Determination of parafoil lift and drag coefficients using both three-dimensional modeling and experimental methods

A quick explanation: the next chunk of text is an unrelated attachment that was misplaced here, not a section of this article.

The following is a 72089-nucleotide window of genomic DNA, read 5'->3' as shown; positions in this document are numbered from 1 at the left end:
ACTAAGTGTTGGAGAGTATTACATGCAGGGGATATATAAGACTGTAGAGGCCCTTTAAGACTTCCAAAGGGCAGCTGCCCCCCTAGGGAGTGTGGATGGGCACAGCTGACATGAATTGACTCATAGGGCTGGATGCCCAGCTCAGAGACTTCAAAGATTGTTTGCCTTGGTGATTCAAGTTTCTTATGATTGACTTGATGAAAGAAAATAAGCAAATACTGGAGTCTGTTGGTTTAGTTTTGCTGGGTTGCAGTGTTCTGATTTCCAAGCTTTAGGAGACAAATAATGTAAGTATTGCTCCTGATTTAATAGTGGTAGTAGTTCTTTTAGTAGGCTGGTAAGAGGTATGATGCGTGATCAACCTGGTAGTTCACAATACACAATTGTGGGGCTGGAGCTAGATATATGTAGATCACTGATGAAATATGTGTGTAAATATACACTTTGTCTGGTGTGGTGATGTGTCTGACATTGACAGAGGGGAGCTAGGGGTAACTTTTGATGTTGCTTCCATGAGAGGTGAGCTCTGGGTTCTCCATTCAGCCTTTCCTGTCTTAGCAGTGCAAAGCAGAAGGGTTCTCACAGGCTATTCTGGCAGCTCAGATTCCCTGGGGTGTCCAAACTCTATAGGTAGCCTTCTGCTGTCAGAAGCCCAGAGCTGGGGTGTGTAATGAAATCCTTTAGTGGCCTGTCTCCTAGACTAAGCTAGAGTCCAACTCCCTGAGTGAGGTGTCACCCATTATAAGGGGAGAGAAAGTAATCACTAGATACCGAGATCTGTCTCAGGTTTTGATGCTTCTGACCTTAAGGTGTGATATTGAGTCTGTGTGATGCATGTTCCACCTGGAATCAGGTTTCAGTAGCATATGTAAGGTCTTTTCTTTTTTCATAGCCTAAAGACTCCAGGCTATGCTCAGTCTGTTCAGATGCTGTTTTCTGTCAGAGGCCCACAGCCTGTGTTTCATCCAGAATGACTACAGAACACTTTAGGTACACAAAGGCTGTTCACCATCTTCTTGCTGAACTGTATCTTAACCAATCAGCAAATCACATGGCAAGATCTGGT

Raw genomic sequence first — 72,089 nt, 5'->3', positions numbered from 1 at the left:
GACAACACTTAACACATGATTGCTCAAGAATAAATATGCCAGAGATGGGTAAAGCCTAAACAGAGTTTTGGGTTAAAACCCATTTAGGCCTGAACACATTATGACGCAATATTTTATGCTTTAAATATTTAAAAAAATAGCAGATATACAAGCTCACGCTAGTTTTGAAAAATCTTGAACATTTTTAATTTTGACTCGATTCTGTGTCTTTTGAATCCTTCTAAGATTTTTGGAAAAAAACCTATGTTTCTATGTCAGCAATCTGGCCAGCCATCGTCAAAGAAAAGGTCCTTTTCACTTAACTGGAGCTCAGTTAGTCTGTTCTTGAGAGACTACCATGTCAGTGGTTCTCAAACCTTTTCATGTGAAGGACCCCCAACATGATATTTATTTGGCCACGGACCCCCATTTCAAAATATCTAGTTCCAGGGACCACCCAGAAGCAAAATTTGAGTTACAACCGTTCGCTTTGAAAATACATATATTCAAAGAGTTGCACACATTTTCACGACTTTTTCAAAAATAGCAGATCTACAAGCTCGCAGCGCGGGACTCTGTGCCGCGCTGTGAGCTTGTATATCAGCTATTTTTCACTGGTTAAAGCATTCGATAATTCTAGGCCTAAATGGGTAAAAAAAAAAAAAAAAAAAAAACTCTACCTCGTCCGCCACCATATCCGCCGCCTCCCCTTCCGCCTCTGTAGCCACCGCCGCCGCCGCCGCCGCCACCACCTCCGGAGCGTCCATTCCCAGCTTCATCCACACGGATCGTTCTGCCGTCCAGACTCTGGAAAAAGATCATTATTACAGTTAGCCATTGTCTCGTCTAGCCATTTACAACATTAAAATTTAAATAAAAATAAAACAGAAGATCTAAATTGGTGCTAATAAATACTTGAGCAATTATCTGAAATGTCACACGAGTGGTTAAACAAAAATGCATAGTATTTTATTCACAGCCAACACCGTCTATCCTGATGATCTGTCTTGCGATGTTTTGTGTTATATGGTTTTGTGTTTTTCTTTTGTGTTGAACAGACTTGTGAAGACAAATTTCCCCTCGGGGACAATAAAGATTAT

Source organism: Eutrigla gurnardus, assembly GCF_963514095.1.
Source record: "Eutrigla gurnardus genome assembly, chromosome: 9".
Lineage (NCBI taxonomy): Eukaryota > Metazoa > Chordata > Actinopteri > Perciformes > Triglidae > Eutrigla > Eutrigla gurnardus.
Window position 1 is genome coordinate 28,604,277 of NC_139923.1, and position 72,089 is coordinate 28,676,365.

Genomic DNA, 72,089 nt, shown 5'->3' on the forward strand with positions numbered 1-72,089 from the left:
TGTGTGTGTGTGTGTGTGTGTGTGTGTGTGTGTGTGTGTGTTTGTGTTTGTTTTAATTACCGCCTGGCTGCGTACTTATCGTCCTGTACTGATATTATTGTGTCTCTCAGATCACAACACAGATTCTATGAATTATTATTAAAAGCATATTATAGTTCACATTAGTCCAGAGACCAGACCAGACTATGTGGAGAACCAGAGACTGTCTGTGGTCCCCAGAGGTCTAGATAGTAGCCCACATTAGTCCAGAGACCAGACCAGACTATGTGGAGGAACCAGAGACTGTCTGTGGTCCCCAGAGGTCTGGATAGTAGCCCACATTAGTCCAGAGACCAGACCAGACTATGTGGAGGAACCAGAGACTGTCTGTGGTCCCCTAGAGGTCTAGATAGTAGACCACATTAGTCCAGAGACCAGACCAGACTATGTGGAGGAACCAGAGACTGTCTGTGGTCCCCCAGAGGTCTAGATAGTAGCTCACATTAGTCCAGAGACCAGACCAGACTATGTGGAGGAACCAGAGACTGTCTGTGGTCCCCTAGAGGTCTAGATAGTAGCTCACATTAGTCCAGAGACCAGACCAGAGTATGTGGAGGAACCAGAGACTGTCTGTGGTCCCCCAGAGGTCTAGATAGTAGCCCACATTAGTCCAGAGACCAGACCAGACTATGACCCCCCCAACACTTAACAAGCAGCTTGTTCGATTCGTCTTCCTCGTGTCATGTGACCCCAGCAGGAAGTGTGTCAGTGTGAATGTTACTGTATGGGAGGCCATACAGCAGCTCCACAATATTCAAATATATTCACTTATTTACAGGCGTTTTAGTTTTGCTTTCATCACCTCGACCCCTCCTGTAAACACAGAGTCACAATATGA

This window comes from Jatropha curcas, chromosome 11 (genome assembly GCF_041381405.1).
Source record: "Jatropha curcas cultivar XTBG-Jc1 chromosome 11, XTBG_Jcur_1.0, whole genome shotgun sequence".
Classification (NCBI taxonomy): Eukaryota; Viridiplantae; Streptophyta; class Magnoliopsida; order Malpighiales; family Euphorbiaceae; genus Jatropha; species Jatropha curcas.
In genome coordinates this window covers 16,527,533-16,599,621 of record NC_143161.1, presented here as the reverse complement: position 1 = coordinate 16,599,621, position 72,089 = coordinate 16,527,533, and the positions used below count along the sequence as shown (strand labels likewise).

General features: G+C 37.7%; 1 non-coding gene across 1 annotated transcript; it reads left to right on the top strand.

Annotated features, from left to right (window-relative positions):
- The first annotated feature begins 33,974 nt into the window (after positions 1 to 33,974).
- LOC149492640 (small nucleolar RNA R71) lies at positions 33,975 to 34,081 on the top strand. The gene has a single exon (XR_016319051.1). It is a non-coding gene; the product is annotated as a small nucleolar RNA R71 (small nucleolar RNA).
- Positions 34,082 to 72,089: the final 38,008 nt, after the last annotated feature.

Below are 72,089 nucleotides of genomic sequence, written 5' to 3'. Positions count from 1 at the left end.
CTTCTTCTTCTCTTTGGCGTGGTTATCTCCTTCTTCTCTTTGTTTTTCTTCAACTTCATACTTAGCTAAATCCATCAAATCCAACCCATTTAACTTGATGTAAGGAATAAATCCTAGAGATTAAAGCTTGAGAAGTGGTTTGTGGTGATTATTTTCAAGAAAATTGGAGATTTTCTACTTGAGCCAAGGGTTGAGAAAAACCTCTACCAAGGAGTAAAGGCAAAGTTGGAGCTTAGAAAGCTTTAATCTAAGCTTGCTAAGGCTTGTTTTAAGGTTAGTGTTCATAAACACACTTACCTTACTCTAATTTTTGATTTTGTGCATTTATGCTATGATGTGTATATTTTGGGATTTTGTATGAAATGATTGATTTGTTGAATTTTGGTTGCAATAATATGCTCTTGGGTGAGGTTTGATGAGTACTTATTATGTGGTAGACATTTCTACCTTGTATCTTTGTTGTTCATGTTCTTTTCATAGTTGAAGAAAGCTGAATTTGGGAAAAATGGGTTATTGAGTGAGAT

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The High Altitude Balloon Experiments in Technology (HABET) program started at Iowa State University to carry payloads into the upper atmosphere and to simulate the activities involved with satellite programs. As HABET has evolved through the years, the payloads for HABET have become increasingly more sophisticated and expensive. The current recovery system employs a circular parachute that does not provide any means of control. This allows the payload to land in inconvenient locations such as roads or train tracks. The parachute can also land in places where the payload is not recoverable such as lakes or rivers, even causing injury to people, property or animals. The Recovery Guidance System (RGS) is a solution to these problems. The goal of the Recovery Guidance System project is to develop a fully autonomous landing system that will select its landing sites from a list of preprogrammed sites based on where the system is and where it can go. This research is designed to give the RGS project a better understanding of the aerodynamic properties of the parafoil. This research has three parts. First, a two-dimensional lifting line equation is used to determine the lift coefficient and the drag coefficient. Next, a three-dimensional model of the parafoil used in the RGS program was put into a program called PMARC to obtain the coefficients of lift and drag. Finally, the parafoil was hooked up to a dummy payload of the same size and weight as the RGS electronic package so that the coefficient of lift and drag were experimentally obtained. All of these results were then compared to each other for accuracy. The lift coefficient values were close to the predicted values ([Plus or minus]16 percent) but the drag coefficient values differed from the experimental results by a factor of three.